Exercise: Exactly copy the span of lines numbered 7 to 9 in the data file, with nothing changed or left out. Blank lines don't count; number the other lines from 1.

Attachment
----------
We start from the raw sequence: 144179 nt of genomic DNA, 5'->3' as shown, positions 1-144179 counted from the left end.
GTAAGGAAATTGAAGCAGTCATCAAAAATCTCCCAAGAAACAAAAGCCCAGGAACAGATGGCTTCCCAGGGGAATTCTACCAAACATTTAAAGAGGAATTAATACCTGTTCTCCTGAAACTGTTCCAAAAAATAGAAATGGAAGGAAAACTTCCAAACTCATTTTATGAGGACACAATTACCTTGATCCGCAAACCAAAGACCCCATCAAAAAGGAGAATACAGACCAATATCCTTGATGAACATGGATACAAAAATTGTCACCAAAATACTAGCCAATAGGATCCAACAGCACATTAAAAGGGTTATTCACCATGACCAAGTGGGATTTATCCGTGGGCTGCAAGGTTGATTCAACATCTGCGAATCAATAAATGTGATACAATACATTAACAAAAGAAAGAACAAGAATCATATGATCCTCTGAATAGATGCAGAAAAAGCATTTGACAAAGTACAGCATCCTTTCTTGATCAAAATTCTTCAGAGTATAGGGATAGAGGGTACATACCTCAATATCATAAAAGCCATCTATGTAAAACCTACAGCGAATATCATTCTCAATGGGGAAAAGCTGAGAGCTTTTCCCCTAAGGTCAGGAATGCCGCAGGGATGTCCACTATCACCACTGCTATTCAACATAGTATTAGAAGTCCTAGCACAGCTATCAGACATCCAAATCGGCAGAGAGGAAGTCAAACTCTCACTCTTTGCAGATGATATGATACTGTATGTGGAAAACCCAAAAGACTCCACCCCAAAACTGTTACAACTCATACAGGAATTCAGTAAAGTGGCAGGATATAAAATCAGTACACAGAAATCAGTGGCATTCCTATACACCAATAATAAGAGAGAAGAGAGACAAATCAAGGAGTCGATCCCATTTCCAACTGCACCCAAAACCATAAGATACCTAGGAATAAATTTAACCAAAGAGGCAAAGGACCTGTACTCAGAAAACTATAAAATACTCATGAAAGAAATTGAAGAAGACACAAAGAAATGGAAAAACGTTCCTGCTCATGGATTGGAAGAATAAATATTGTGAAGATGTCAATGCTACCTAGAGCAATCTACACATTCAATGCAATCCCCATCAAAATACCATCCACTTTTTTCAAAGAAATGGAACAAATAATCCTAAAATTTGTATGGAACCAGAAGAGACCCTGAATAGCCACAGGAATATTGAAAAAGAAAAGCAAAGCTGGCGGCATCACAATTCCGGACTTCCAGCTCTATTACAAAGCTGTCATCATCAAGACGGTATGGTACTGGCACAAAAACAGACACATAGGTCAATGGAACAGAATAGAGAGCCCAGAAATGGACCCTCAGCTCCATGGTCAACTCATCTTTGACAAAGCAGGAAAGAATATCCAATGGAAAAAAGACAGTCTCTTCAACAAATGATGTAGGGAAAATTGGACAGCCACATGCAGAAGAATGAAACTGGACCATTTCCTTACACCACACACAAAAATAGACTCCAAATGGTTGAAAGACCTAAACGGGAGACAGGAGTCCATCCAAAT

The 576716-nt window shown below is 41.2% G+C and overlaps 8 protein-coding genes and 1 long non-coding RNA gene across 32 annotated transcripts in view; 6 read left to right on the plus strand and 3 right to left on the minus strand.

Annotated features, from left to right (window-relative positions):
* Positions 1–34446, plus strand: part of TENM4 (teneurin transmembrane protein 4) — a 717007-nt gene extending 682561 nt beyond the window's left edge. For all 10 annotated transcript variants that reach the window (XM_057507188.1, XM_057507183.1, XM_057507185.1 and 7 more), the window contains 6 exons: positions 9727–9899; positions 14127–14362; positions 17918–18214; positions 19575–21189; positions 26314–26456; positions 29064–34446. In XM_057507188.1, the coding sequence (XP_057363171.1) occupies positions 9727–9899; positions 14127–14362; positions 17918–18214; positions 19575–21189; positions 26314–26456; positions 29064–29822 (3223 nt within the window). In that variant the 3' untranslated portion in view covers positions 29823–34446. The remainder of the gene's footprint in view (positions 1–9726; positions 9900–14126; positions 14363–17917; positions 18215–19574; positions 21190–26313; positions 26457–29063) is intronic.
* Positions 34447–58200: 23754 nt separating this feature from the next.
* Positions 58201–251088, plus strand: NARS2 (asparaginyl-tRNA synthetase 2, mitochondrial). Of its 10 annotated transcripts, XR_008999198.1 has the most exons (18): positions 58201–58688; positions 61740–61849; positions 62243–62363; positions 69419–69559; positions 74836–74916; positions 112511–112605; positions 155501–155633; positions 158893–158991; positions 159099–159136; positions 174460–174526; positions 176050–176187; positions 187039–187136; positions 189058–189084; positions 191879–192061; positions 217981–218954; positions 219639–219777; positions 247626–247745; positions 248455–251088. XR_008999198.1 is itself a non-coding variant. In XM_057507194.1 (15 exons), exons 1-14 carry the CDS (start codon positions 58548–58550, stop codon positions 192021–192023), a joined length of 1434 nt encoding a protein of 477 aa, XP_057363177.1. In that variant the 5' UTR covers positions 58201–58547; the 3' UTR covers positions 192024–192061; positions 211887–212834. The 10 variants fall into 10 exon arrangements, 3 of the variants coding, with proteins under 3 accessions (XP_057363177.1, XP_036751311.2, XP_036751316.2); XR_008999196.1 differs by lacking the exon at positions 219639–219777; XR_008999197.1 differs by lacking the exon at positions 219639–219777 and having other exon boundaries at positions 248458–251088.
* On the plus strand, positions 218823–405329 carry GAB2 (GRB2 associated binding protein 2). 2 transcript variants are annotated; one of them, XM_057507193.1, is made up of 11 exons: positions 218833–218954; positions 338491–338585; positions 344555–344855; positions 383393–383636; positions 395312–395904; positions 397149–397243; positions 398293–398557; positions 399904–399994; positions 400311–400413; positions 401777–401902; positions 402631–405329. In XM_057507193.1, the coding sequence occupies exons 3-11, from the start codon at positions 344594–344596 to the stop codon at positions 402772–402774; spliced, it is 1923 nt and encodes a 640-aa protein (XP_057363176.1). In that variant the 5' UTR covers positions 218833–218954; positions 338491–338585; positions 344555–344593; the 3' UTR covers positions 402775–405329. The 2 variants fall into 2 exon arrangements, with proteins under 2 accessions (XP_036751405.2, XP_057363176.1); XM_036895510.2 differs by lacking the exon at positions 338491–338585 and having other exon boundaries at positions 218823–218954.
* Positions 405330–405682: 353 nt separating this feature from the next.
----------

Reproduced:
* Positions 58201–251088, plus strand: NARS2 (asparaginyl-tRNA synthetase 2, mitochondrial). Of its 10 annotated transcripts, XR_008999198.1 has the most exons (18): positions 58201–58688; positions 61740–61849; positions 62243–62363; positions 69419–69559; positions 74836–74916; positions 112511–112605; positions 155501–155633; positions 158893–158991; positions 159099–159136; positions 174460–174526; positions 176050–176187; positions 187039–187136; positions 189058–189084; positions 191879–192061; positions 217981–218954; positions 219639–219777; positions 247626–247745; positions 248455–251088. XR_008999198.1 is itself a non-coding variant. In XM_057507194.1 (15 exons), exons 1-14 carry the CDS (start codon positions 58548–58550, stop codon positions 192021–192023), a joined length of 1434 nt encoding a protein of 477 aa, XP_057363177.1. In that variant the 5' UTR covers positions 58201–58547; the 3' UTR covers positions 192024–192061; positions 211887–212834. The 10 variants fall into 10 exon arrangements, 3 of the variants coding, with proteins under 3 accessions (XP_057363177.1, XP_036751311.2, XP_036751316.2); XR_008999196.1 differs by lacking the exon at positions 219639–219777; XR_008999197.1 differs by lacking the exon at positions 219639–219777 and having other exon boundaries at positions 248458–251088.
* On the plus strand, positions 218823–405329 carry GAB2 (GRB2 associated binding protein 2). 2 transcript variants are annotated; one of them, XM_057507193.1, is made up of 11 exons: positions 218833–218954; positions 338491–338585; positions 344555–344855; positions 383393–383636; positions 395312–395904; positions 397149–397243; positions 398293–398557; positions 399904–399994; positions 400311–400413; positions 401777–401902; positions 402631–405329. In XM_057507193.1, the coding sequence occupies exons 3-11, from the start codon at positions 344594–344596 to the stop codon at positions 402772–402774; spliced, it is 1923 nt and encodes a 640-aa protein (XP_057363176.1). In that variant the 5' UTR covers positions 218833–218954; positions 338491–338585; positions 344555–344593; the 3' UTR covers positions 402775–405329. The 2 variants fall into 2 exon arrangements, with proteins under 2 accessions (XP_036751405.2, XP_057363176.1); XM_036895510.2 differs by lacking the exon at positions 338491–338585 and having other exon boundaries at positions 218823–218954.
* Positions 405330–405682: 353 nt separating this feature from the next.